West Penwith, the most westerly part of Cornwall, claims to have a higher concentration of Celtic and megalithic monuments and menhirs than any other comparable area of Europe, including Brittany. Some of the most striking can be found in the hinterland, as the north and south coasts converge at Land's End.
The contrast with the busy coastal path and tourist tat of Land's End could not be greater. Even on a bright summer's day, you will find tranquillity among the empty upland granite moors – the cairns, stone circles and rings are your only companions.
The walk starts from the church in Morvah – please park considerately along the lane here. Cross the B3306 and walk ahead to take a gate and a stone stile and keep ahead, following the edge through successive fields, crossing each one by stone stiles. Just before you reach Carne Farm, bear half right across the field, following the waymarkers and passing through the gap in the electric fence.
Head for the stile in the field edge to join a track, with the farm on your left, and go straight ahead on the track. This leads on to Chun Downs nature reserve, an area of western lowland heath that accounts for a quarter of all Cornwall's heathlands. These are real granite uplands, the sort of territory you expect to see in the Yorkshire Dales rather than in a major tourist area. As summer moves on, the landscape is lit up with heather.
The word "chun" comes from the Cornish "chy-an-woone", or house on the downs, and refers to the remnants of the prehistoric hill fort that the path leads to.
Bear left along the main path as it weaves through the gorse and heather before following a clear track uphill with a field edge on your right. At the brow of the hill, you'll pass the well-preserved burial chamber Chun Quoit. Here, bear left towards the hill fort, which dates from about 500BC. Much of the fort was taken away to pave local towns and villages, but the outer ring remains substantial and offers superb views. Far away to the north east stands the outline of Ding Dong Mine, reached later on this walk.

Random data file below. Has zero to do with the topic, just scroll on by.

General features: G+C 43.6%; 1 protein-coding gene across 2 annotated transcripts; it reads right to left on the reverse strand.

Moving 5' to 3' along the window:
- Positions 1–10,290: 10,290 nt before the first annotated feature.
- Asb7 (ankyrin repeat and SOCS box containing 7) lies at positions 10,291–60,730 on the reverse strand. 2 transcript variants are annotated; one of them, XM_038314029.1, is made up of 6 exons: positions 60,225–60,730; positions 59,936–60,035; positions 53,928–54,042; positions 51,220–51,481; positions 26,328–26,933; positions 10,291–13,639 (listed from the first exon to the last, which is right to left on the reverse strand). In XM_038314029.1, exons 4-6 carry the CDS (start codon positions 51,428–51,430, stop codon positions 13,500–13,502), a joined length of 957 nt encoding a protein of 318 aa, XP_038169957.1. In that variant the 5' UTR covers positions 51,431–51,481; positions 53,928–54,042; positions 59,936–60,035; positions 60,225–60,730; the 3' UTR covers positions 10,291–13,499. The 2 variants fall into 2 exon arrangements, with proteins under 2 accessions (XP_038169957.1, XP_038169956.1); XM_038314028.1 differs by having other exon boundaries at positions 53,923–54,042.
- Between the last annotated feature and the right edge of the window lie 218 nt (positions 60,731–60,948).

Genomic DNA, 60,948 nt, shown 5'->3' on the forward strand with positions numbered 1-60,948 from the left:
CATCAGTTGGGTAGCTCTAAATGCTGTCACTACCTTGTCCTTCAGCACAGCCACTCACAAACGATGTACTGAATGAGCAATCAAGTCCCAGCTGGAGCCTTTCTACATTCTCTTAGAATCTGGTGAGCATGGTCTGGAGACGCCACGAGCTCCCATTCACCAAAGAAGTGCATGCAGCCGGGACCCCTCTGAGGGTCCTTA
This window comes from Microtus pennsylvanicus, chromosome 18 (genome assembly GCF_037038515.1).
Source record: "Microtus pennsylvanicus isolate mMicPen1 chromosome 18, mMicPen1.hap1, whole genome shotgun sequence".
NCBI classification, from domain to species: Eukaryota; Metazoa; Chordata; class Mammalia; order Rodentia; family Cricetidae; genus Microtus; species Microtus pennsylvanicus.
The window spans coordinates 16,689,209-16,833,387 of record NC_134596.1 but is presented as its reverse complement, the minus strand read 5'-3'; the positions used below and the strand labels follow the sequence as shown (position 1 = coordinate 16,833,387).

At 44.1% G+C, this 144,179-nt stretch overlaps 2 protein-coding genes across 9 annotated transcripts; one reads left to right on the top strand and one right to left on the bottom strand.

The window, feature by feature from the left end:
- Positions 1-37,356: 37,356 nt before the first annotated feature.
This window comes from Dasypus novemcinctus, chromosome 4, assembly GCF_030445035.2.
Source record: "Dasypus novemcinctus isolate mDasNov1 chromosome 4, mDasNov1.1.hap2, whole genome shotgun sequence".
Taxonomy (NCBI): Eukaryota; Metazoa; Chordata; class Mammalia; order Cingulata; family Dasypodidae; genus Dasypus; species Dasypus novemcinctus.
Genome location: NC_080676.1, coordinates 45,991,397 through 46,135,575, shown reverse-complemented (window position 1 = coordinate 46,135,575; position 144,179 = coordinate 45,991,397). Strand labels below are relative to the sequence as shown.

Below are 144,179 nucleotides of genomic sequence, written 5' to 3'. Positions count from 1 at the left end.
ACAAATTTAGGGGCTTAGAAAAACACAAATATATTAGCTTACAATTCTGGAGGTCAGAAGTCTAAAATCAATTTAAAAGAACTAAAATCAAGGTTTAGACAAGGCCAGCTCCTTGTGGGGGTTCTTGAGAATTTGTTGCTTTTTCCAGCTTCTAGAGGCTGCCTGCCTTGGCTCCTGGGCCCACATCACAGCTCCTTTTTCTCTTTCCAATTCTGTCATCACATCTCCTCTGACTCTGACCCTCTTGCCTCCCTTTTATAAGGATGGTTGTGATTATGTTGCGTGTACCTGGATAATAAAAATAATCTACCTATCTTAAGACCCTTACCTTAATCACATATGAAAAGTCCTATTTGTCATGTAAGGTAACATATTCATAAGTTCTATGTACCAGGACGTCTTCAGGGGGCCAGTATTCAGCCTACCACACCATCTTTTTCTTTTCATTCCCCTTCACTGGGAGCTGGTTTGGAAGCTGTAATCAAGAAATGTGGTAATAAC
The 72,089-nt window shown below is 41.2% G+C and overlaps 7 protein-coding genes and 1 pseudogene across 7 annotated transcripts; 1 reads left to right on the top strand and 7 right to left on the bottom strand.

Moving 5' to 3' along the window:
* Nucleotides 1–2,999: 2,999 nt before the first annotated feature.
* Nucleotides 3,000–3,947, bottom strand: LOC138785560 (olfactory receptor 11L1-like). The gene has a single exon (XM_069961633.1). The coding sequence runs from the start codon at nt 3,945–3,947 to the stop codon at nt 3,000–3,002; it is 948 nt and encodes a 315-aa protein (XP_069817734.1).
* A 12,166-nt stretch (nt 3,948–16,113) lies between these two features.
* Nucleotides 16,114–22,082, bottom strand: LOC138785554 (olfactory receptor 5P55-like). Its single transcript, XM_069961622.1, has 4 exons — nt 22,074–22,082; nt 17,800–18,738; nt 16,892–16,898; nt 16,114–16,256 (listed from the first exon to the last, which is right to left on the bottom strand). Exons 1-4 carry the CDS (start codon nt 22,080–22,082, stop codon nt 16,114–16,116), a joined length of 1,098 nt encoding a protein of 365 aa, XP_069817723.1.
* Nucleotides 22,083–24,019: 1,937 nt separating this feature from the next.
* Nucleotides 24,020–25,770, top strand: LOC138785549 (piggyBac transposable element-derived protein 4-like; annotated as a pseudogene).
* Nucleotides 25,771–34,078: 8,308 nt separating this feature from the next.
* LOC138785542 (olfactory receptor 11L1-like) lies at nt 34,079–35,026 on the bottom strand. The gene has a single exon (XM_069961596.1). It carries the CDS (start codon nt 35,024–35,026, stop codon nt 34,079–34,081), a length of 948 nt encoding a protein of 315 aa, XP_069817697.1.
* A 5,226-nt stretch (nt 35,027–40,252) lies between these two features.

From the hill fort, follow the narrow grass track that runs around the west and south edge of the fort, and which drops downhill towards some farm buildings. Here, turn left along the track through the farm, which becomes a more substantial lane and continue on this for a mile and a half until you reach a junction with the Morvah-Penzance road. Turn right and then left opposite the Men-an-Tol studio, following a farm track between fields.
After half a mile, turn right over a step, following the sign to the Men-an-Tol, one of Cornwall's most iconic monuments and thought to date from the Bronze Age. The site consists of three stones and a hollowed stone circle, its origins are unclear but are thought to relate to fertility rituals. From here, return to the track and bear right. After a couple of hundred yards you'll see a standing stone, Men Scryfa, in a field, with an inscription believed to be from the early Christian era. Continue along the path, bearing right uphill to reach the top of the moorland. Here you'll pass two stone circles, including the Nine Maidens, a Bronze Age circle.
Pressing on, the path brings you round to the Ding Dong mine, arguably the best preserved of Cornwall's tin mines, and one of the least visited. It dates back to the 17th century.
From the mine, take the main rough track that heads downhill, through a gate and past an underground reservoir. The path bends to the right, and offers superb views of Mounts Bay and St Michael's Mount. On either side are classic Cornish fields, edged with turfed stone walls and covered with wild flowers. The path becomes a more substantial road and passes Bosiliack Farm. Where this meets a road, turn right and follow this road for the two miles back to Morvah. Along the way, look out for Lanyon Quoit, which comprises three upright stones and a capstone and is thought to have been a burial chamber.
The road forks about a mile above Morvah – take the left-hand route, with views down to the sea and the village church. On your return, the church is worth visiting. Named for St Brigitte of Sweden, it reflects the popularity of the saint in Cornwall in the 14th century and is thought to be the only church in the UK named after her. A Swedish flag stands inside, along with a beautiful cut-glass figure of the church. Around the corner is a lovely teahouse, built in the old village school.
Distance: 10 miles
Time: Four hours
OS Map: Explorer 102
How to get there
Mark Rowe stayed at Saltings Loft 2 in Lelant, courtesy of Cornish Gems (0844 800 2813; cornishgems.com), which costs from £1,006 per week in high season.
For train fares and timetables contact First Great Western (first greatwestern.co.uk).Reuse content